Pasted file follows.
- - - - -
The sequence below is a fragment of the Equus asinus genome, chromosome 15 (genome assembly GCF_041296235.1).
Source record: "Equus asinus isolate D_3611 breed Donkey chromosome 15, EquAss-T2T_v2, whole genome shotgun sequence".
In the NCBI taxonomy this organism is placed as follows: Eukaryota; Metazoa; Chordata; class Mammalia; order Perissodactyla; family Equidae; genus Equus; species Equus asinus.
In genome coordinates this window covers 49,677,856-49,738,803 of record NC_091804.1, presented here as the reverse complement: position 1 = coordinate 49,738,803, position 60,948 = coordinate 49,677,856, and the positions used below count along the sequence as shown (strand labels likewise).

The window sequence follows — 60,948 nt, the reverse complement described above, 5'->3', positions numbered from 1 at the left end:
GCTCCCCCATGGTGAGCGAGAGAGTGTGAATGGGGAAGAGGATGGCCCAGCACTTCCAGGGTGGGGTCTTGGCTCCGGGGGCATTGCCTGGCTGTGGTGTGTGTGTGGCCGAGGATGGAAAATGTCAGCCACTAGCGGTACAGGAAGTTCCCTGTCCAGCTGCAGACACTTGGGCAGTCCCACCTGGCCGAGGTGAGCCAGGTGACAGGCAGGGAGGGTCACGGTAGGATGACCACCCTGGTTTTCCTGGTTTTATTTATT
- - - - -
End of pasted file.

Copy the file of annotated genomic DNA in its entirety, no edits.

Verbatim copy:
The sequence below is a fragment of the Equus asinus genome, chromosome 15 (genome assembly GCF_041296235.1).
Source record: "Equus asinus isolate D_3611 breed Donkey chromosome 15, EquAss-T2T_v2, whole genome shotgun sequence".
In the NCBI taxonomy this organism is placed as follows: Eukaryota; Metazoa; Chordata; class Mammalia; order Perissodactyla; family Equidae; genus Equus; species Equus asinus.
In genome coordinates this window covers 49,677,856-49,738,803 of record NC_091804.1, presented here as the reverse complement: position 1 = coordinate 49,738,803, position 60,948 = coordinate 49,677,856, and the positions used below count along the sequence as shown (strand labels likewise).

The window sequence follows — 60,948 nt, the reverse complement described above, 5'->3', positions numbered from 1 at the left end:
GCTCCCCCATGGTGAGCGAGAGAGTGTGAATGGGGAAGAGGATGGCCCAGCACTTCCAGGGTGGGGTCTTGGCTCCGGGGGCATTGCCTGGCTGTGGTGTGTGTGTGGCCGAGGATGGAAAATGTCAGCCACTAGCGGTACAGGAAGTTCCCTGTCCAGCTGCAGACACTTGGGCAGTCCCACCTGGCCGAGGTGAGCCAGGTGACAGGCAGGGAGGGTCACGGTAGGATGACCACCCTGGTTTTCCTGGTTTTATTTATT